Skip to main content

Mark is Home

...and we couldn't be happier.

In case you missed it, this happened to him.

I will spare you the details of his three-times-longer-than-expected hospital stay; his privacy, if not dignity, are worn as thin as a nearly transparent hospital johnny as it is. There were ups, there were downs, there were anticipated discharges and unanticipated setbacks, and...
...and stage one is over now. Mark is home.

The house hasn't felt the same with him not in it. Our cats have moped around, seemingly just Mark-ing time until he returned. A little solitude is a nice thing now and again, but too much of it is wearying.

He looks good. In some ways better than he has since I have known him, which sounds ridiculous until you consider his heart is getting its full supply of oxygen for the first time in who knows how long.

Now begin the changes. All of them much needed.


Diet is important for someone coming out of heart surgery. Lean meats, low sodium, lots of fruits and vegetables...all things I have never had to think about overmuch (it's a good thing I like chicken, mind). Now I do. Because we're undertaking the same diet he is.  We are doing this for four reasons.

1) It's convenient. Nobody should ever have to cook more than one supper, as far as I'm concerned: parents who willingly do that for their kids are masochists.

2) It's cheaper to buy one diet in bulk than to buy for two separate ones.

3) It's not as if Mark's diet is unhealthy for US.

4) What kind of monsters would we be to bring home pulled pork poutine (which just happens to be one of our favourite things in the world) and smack our lips over something Mark can't have? Who would be that fucking cruel?

This dietary thing also involves portion control and a radical (for me) adjustment in how and when I eat. See, up until now, I have skipped breakfast most days. I have done this because quite frankly I am usually still full from supper. I go to work, I have a moderate sized lunch, I come home, and I could eat the asshole out of a dead camel. My suppers raise eyebrows. And paunches. Hello Mr. Buddha-belly.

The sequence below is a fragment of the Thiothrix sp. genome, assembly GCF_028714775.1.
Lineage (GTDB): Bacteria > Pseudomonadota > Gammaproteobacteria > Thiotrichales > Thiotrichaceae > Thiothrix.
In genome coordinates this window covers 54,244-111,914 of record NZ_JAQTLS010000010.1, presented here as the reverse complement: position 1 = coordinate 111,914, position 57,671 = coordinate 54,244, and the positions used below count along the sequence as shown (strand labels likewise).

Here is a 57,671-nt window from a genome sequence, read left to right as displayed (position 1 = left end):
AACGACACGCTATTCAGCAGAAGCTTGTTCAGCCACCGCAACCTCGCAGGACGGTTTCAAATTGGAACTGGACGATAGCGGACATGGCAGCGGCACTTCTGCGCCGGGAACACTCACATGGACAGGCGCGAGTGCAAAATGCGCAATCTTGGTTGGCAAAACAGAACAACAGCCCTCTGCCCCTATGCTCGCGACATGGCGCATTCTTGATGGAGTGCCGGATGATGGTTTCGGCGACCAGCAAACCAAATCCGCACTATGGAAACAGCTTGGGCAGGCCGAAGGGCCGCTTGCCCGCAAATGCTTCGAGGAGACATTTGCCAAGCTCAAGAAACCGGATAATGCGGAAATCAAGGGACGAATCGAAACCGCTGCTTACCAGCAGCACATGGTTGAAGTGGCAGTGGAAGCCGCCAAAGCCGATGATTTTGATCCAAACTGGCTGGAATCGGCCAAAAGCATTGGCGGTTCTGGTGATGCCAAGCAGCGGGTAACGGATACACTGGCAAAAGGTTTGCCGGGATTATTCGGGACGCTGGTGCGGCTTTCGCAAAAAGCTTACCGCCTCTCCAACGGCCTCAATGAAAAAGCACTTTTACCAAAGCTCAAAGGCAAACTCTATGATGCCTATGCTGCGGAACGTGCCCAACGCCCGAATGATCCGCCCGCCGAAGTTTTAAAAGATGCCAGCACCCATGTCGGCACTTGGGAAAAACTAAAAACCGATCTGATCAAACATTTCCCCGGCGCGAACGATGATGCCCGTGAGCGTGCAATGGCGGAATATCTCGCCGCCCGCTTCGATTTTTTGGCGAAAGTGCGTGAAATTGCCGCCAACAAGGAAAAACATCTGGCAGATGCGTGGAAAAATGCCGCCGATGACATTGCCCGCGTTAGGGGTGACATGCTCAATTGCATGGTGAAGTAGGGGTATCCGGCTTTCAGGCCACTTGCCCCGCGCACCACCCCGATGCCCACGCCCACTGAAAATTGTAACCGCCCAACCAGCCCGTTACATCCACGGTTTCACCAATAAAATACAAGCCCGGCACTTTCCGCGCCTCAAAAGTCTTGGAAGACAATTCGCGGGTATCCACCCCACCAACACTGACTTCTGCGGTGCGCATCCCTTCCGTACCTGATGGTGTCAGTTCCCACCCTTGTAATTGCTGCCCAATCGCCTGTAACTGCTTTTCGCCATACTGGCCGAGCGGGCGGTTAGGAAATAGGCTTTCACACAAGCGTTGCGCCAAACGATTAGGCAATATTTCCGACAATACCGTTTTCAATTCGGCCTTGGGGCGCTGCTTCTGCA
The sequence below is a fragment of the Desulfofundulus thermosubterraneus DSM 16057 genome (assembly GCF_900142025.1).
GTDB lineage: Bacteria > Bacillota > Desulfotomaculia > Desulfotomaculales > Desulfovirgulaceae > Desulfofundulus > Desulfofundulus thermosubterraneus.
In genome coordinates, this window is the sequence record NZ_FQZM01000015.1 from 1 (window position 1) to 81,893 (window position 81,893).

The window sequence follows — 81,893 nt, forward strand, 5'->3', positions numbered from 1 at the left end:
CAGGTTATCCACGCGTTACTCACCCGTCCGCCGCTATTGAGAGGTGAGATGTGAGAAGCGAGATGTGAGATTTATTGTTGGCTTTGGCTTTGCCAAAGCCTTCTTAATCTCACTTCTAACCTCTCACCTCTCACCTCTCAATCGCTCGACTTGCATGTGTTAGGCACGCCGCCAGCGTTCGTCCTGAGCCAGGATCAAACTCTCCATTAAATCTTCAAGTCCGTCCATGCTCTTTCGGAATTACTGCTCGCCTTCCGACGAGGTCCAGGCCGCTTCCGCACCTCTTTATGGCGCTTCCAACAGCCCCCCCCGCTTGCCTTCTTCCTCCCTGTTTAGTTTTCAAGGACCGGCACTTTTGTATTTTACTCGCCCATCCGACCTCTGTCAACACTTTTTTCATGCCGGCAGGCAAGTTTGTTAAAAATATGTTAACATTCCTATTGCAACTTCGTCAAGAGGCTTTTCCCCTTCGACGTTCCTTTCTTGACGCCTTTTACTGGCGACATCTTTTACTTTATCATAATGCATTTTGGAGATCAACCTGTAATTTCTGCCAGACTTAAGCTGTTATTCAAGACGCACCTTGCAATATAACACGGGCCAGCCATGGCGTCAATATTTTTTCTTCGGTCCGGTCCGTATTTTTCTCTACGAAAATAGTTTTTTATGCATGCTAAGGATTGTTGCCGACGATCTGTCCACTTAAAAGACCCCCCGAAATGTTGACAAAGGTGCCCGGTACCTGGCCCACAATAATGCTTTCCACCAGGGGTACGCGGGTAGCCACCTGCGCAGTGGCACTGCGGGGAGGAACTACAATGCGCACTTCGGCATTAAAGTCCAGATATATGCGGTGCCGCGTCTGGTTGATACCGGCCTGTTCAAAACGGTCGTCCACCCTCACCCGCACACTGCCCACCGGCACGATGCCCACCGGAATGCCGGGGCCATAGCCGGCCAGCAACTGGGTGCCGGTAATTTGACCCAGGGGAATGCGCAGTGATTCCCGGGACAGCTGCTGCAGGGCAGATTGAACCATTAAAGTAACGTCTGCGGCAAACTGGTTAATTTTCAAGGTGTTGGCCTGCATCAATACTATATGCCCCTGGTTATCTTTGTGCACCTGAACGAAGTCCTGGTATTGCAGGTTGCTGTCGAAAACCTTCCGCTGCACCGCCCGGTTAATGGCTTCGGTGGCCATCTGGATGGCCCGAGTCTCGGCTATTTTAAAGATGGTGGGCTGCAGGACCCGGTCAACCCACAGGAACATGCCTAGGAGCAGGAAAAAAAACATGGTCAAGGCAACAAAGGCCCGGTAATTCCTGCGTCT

So I just had a delicious chicken pot pie, prepared with fresh veggies instead of frozen, and I ate about three quarters as much as I would have normally. Scaling down in stages. It helped that I didn't work today.

Tomorrow, I essay some kind of breakfast.


I've vowed this before, and followed through sometimes for as long as an entire fortnight. Truth is, I do get a fair bit of exercise at work (the only thing from keeping my gut from expanding into the next postal code) But with Mark mandated  to get exercise, again, we may as well join him. It isn't as if it will hurt Eva or myself. Walks t at first, eventually bike rides. I can categorically state I will never be like my marathoner friends Rachael and Nick...but I will have every excuse to walk, not just for Mark but also for


A Golden Boxer will be landing in our home next month. This is a fair bit ahead of our most ambitious schedule for -- I hesitate to say "replacing" the Tux and the dog could replace either -- but I think you know what I mean. At any rate, just like you can never tell when a love of your life is going to come along or from where, you can never tell when a pet is going to announce itself to you. Our cats, Mooch and Bubbles, showed up in much the same unexpected way, and they're both of them the best cats I have ever had.
Eva saw a picture of the new puppy

and fell in love. So did we. She's got a little bit of Peach-face in her (though Peach was a brindle) and we just adore the freckles. Name unknown yet -- she's going by 'Freckleface" around here. Apparently she's a tomboy, she beats up her brothers daily.